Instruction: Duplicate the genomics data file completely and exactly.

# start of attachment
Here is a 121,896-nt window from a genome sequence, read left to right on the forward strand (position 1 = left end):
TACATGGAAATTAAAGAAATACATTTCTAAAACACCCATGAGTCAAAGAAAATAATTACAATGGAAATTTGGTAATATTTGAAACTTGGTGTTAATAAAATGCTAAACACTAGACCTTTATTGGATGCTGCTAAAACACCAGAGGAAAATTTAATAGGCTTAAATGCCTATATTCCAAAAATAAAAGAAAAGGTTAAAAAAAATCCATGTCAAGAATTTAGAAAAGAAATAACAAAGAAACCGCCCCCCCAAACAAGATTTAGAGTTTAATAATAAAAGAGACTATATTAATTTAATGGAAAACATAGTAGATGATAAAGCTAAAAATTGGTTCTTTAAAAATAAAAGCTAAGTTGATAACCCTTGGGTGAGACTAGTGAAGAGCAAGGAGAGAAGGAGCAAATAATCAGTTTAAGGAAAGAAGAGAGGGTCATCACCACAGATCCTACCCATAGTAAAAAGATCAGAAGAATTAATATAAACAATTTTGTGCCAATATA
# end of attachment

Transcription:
Here is a 121,896-nt window from a genome sequence, read left to right on the forward strand (position 1 = left end):
TACATGGAAATTAAAGAAATACATTTCTAAAACACCCATGAGTCAAAGAAAATAATTACAATGGAAATTTGGTAATATTTGAAACTTGGTGTTAATAAAATGCTAAACACTAGACCTTTATTGGATGCTGCTAAAACACCAGAGGAAAATTTAATAGGCTTAAATGCCTATATTCCAAAAATAAAAGAAAAGGTTAAAAAAAATCCATGTCAAGAATTTAGAAAAGAAATAACAAAGAAACCGCCCCCCCAAACAAGATTTAGAGTTTAATAATAAAAGAGACTATATTAATTTAATGGAAAACATAGTAGATGATAAAGCTAAAAATTGGTTCTTTAAAAATAAAAGCTAAGTTGATAACCCTTGGGTGAGACTAGTGAAGAGCAAGGAGAGAAGGAGCAAATAATCAGTTTAAGGAAAGAAGAGAGGGTCATCACCACAGATCCTACCCATAGTAAAAAGATCAGAAGAATTAATATAAACAATTTTGTGCCAATATA